Thickness is another important factor in gasket design and one that is sometimes misunderstood. For gaskets, thinner is always better. It’s definitely not in our interests to say this (thinner is also cheaper) but it’s true. Far too often we have seen gaskets fail because it was mistakenly assumed that more gasket will be better. You definitely need enough thickness to allow for compression, filling of imperfections in flange faces and the creation of a good seal but you shouldn’t overdo it. Extra material will require additional loading for compression leading to undue stress on fasteners, flanges and increased chance of failure.

There’s more types, styles, brands and constructions of gasket material out there than we can count and each one has its own characteristics. Choosing the correct one for your application is absolutely critical in ensuring a good seal and long lasting performance. In this task, we’re here to help. Our 50+ years of experience means that we have seen all kinds of sealing requirements and are well versed in matching solutions to problems.

Whether you’re working from a drawing, old sample, parts list or are simply trying to work out why a flange keeps leaking, don’t hesitate to contact us as we’ll help in any way we can. In addition, for those of you who would rather get the information yourself in your own time, this website contains all kinds of information on many of our gasket materials with more being added regularly.

A useful acronym to keep in mind is S.T.A.M.P. which stands for Size, Temperature, Application, Media and Pressure. All of these factors need to be accounted for when selecting a gasket to ensure good sealing performance.

Environmental Factors

Even when a gasket’s material and style have been selected and installed perfectly, sometimes leaks can develop over time. These can be caused by a wide variety of environmental factors including, but not limited to, corrosion, vibration, reuse, thermal cycling and flange damage.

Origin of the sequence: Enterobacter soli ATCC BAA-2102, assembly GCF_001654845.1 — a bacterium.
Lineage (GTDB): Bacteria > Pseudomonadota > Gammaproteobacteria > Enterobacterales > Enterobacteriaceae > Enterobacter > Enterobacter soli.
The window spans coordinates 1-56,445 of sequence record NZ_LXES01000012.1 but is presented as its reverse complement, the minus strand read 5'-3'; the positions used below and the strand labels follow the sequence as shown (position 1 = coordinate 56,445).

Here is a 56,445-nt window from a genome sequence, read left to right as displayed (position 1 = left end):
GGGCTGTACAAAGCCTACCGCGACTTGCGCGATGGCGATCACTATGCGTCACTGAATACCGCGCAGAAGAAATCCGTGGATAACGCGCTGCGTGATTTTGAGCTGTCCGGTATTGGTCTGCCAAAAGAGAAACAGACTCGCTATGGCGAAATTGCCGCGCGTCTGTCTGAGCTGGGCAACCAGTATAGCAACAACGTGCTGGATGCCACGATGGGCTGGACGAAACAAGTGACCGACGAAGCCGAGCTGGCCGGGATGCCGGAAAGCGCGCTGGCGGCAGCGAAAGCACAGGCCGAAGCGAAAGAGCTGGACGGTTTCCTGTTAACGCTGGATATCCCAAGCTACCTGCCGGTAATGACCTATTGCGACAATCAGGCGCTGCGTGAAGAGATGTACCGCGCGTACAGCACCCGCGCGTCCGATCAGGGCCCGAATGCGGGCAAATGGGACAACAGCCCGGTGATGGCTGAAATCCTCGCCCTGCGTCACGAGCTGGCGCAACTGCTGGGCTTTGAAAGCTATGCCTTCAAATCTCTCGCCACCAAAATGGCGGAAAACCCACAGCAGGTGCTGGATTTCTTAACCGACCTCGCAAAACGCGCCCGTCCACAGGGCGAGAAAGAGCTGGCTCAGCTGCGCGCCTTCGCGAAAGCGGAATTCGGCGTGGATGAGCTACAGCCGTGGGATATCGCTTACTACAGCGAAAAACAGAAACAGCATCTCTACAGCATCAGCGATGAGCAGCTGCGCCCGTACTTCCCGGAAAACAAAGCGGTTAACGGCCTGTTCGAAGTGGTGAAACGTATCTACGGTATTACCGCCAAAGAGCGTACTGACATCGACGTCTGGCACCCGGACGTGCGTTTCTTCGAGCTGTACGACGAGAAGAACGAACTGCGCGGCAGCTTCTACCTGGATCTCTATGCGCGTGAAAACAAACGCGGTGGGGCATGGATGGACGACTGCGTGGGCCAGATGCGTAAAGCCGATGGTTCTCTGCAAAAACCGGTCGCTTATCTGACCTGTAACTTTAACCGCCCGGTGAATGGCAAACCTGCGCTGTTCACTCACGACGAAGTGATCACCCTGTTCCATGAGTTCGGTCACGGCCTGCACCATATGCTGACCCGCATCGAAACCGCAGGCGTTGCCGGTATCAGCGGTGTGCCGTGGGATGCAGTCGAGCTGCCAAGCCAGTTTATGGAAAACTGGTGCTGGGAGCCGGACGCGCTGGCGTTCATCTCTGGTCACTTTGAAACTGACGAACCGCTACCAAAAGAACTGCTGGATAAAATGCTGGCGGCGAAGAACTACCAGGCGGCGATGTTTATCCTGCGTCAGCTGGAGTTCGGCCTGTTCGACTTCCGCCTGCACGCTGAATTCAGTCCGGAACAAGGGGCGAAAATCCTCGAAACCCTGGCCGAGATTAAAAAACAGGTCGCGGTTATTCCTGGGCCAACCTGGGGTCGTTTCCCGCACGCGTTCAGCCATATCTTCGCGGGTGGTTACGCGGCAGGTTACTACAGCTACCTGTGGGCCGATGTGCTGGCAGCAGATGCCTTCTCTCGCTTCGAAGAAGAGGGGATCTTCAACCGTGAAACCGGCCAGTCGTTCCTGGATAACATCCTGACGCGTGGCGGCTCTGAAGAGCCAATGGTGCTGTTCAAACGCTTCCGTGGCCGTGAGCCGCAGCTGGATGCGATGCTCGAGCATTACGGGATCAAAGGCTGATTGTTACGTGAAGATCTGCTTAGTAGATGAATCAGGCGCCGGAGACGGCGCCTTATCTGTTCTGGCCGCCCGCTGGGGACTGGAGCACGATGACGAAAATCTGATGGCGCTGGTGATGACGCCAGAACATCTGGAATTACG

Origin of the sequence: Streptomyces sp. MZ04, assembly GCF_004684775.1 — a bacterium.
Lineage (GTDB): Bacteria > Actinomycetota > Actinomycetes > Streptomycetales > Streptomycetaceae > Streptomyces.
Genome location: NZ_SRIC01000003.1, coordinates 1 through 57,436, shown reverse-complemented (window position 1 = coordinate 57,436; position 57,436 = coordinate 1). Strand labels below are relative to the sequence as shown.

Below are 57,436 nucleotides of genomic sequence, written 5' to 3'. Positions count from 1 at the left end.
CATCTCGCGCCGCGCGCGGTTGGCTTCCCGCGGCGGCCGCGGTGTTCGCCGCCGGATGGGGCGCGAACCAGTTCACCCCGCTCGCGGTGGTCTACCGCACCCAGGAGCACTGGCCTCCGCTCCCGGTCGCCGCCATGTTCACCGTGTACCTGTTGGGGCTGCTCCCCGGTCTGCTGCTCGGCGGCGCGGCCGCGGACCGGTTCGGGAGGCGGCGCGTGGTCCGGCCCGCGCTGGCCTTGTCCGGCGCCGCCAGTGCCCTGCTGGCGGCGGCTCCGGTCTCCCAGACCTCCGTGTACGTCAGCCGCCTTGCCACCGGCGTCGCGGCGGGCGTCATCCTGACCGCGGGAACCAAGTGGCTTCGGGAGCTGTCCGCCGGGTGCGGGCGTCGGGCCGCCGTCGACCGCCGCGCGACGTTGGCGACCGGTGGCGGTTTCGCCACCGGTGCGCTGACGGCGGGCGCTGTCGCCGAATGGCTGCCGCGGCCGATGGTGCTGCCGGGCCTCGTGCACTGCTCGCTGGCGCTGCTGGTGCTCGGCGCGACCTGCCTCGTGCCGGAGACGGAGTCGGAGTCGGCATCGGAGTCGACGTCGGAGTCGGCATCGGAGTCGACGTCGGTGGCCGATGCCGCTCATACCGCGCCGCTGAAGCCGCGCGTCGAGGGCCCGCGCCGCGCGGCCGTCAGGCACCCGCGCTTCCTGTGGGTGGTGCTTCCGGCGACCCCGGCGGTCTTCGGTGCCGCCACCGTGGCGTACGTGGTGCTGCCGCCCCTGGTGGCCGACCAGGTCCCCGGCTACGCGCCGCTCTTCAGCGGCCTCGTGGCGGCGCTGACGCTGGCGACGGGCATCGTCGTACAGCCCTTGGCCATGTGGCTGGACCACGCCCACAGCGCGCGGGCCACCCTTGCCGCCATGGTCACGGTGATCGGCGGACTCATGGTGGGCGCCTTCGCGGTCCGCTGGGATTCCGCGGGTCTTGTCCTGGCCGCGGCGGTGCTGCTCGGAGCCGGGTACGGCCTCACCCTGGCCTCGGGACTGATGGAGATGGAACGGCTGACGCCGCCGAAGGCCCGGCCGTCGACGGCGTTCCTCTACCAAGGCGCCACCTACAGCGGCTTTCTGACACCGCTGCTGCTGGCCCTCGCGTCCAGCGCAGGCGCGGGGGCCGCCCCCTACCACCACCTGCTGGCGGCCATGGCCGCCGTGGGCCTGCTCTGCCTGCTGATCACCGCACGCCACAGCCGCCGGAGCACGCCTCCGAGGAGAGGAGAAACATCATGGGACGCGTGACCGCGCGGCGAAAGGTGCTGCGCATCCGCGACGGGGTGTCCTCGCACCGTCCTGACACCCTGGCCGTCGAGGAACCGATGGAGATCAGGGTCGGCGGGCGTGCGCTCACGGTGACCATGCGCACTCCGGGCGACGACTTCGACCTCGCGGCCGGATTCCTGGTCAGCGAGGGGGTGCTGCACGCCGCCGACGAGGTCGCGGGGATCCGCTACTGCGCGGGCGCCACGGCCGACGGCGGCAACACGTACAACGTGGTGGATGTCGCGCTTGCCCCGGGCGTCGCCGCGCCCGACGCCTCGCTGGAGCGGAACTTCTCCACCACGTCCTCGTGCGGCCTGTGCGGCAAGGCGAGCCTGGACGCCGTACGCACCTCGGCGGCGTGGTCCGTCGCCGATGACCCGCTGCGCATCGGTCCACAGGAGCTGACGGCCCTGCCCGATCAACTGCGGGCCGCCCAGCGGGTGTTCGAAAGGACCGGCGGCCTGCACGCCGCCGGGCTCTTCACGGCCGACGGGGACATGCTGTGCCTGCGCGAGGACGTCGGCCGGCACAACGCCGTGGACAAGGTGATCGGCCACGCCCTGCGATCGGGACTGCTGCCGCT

Depending on the application area, the development of corrosion can cause serious problems for an effective seal. Of course, the gasket itself becoming corroded (either by the media or surrounding environment) is the most obvious candidate for seal compromising but damage to the flanges or fasteners are also real concerns. Should either occur issues such as flange misalignment and relaxing of bolt torque can eventuate.

Another issue whose effects are apparent only over time is vibration A common consequence of most machineries operation, vibration can cause the fasteners to lose their original torque which, should it go unnoticed, may lead to an effective seal being lost. Should it be noticed and retightened, this can also cause issues as many gasket materials have a memory and are not designed to cope with repeated compression.

This point is linked to the next; that of gasket reuse. Given the short lead times associated with plant or equipment shut-downs, it is understandable that sometimes gaskets are reused. We never suggest this as performance will become compromised with each loosening and tightening cycle or a track can be formed that, under pipeline pressure, will allow a leak to persist no matter how much further tightening is done. In our experience, the best performing gasket is a new gasket.

Finally, flange damage or design problems are a recurring issue and should be mentioned. Whether it be due to problems with design (such as inadequate bolt holes/sizing for a large gasket) or damage incurred during transport or installation, problems with a flange will always lead to problems with a seal. Our experience with these issues often allows us to pick up on potential issues with a seal assemblies design when manufacturing the gasket but we can’t stress enough how important it is to properly inspect flanges for defects prior to final assembly. A hydro test (or similar, coupled with a sensitive leak detection agent) can also be useful before final commissioning.

Associated Gaskets is pleased to be able to offer a number of solutions to help mitigate the issues that environmental factors present for proper sealing. These include a full range of corrosion protection products, threadlocking compounds to prevent unwanted fastener relaxation and flange spray shields which can assist with early identification of leaks while simultaneously protecting plant and equipment from their dangers. Of course, we’re also here to help in any other we can and stand ready to use our experience, knowledge, large stock holdings and fabrication facilities to help with your sealing needs.